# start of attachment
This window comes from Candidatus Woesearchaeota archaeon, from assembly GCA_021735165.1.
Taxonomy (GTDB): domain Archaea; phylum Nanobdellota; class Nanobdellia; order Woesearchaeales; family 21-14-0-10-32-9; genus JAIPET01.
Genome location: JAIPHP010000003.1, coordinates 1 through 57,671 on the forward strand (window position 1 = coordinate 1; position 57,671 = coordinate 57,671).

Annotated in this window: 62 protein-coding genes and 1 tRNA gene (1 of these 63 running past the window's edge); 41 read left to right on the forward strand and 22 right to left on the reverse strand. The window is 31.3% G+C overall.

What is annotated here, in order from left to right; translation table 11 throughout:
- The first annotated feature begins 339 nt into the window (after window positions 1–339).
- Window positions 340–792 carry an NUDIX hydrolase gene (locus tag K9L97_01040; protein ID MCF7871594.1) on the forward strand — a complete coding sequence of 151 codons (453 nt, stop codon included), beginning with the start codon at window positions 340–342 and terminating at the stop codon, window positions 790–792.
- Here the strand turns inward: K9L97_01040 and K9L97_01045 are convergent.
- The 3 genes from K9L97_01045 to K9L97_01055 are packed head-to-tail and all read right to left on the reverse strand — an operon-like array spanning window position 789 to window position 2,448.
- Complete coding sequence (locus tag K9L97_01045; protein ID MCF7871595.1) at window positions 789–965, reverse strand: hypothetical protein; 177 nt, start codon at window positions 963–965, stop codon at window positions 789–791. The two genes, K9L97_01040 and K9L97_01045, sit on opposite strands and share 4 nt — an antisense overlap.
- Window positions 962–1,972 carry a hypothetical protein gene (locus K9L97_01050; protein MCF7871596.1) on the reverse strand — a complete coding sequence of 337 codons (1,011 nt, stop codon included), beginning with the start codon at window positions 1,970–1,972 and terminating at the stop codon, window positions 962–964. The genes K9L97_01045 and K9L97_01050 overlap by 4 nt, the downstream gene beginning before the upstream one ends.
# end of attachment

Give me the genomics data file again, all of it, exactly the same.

This window comes from Candidatus Woesearchaeota archaeon, from assembly GCA_021735165.1.
Taxonomy (GTDB): domain Archaea; phylum Nanobdellota; class Nanobdellia; order Woesearchaeales; family 21-14-0-10-32-9; genus JAIPET01.
Genome location: JAIPHP010000003.1, coordinates 1 through 57,671 on the forward strand (window position 1 = coordinate 1; position 57,671 = coordinate 57,671).

Annotated in this window: 62 protein-coding genes and 1 tRNA gene (1 of these 63 running past the window's edge); 41 read left to right on the forward strand and 22 right to left on the reverse strand. The window is 31.3% G+C overall.

What is annotated here, in order from left to right; translation table 11 throughout:
- The first annotated feature begins 339 nt into the window (after window positions 1–339).
- Window positions 340–792 carry an NUDIX hydrolase gene (locus tag K9L97_01040; protein ID MCF7871594.1) on the forward strand — a complete coding sequence of 151 codons (453 nt, stop codon included), beginning with the start codon at window positions 340–342 and terminating at the stop codon, window positions 790–792.
- Here the strand turns inward: K9L97_01040 and K9L97_01045 are convergent.
- The 3 genes from K9L97_01045 to K9L97_01055 are packed head-to-tail and all read right to left on the reverse strand — an operon-like array spanning window position 789 to window position 2,448.
- Complete coding sequence (locus tag K9L97_01045; protein ID MCF7871595.1) at window positions 789–965, reverse strand: hypothetical protein; 177 nt, start codon at window positions 963–965, stop codon at window positions 789–791. The two genes, K9L97_01040 and K9L97_01045, sit on opposite strands and share 4 nt — an antisense overlap.
- Window positions 962–1,972 carry a hypothetical protein gene (locus K9L97_01050; protein MCF7871596.1) on the reverse strand — a complete coding sequence of 337 codons (1,011 nt, stop codon included), beginning with the start codon at window positions 1,970–1,972 and terminating at the stop codon, window positions 962–964. The genes K9L97_01045 and K9L97_01050 overlap by 4 nt, the downstream gene beginning before the upstream one ends.